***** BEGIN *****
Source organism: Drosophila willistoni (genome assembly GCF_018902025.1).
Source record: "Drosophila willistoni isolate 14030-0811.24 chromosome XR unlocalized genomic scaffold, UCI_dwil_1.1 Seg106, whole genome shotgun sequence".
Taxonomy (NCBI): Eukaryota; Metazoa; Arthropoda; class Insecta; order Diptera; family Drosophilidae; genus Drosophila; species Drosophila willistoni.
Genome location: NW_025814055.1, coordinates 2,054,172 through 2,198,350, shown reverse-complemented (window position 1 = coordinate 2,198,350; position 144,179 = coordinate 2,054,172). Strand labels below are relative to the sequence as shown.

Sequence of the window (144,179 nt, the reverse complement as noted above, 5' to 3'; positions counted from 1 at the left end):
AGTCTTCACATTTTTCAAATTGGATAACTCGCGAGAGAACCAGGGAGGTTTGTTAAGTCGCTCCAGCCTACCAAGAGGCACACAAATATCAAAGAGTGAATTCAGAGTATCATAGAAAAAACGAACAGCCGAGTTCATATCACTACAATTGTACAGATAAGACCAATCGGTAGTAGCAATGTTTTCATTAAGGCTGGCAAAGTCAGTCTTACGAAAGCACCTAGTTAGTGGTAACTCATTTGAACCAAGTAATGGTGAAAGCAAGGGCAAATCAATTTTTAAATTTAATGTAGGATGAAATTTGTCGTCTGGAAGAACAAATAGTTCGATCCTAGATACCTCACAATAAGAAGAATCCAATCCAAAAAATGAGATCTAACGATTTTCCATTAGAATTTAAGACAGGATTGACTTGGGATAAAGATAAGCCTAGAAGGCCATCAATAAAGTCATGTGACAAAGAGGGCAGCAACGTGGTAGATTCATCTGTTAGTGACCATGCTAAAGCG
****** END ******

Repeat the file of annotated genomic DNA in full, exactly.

Source organism: Drosophila willistoni (genome assembly GCF_018902025.1).
Source record: "Drosophila willistoni isolate 14030-0811.24 chromosome XR unlocalized genomic scaffold, UCI_dwil_1.1 Seg106, whole genome shotgun sequence".
Taxonomy (NCBI): Eukaryota; Metazoa; Arthropoda; class Insecta; order Diptera; family Drosophilidae; genus Drosophila; species Drosophila willistoni.
Genome location: NW_025814055.1, coordinates 2,054,172 through 2,198,350, shown reverse-complemented (window position 1 = coordinate 2,198,350; position 144,179 = coordinate 2,054,172). Strand labels below are relative to the sequence as shown.

Sequence of the window (144,179 nt, the reverse complement as noted above, 5' to 3'; positions counted from 1 at the left end):
AGTCTTCACATTTTTCAAATTGGATAACTCGCGAGAGAACCAGGGAGGTTTGTTAAGTCGCTCCAGCCTACCAAGAGGCACACAAATATCAAAGAGTGAATTCAGAGTATCATAGAAAAAACGAACAGCCGAGTTCATATCACTACAATTGTACAGATAAGACCAATCGGTAGTAGCAATGTTTTCATTAAGGCTGGCAAAGTCAGTCTTACGAAAGCACCTAGTTAGTGGTAACTCATTTGAACCAAGTAATGGTGAAAGCAAGGGCAAATCAATTTTTAAATTTAATGTAGGATGAAATTTGTCGTCTGGAAGAACAAATAGTTCGATCCTAGATACCTCACAATAAGAAGAATCCAATCCAAAAAATGAGATCTAACGATTTTCCATTAGAATTTAAGACAGGATTGACTTGGGATAAAGATAAGCCTAGAAGGCCATCAATAAAGTCATGTGACAAAGAGGGCAGCAACGTGGTAGATTCATCTGTTAGTGACCATGCTAAAGCG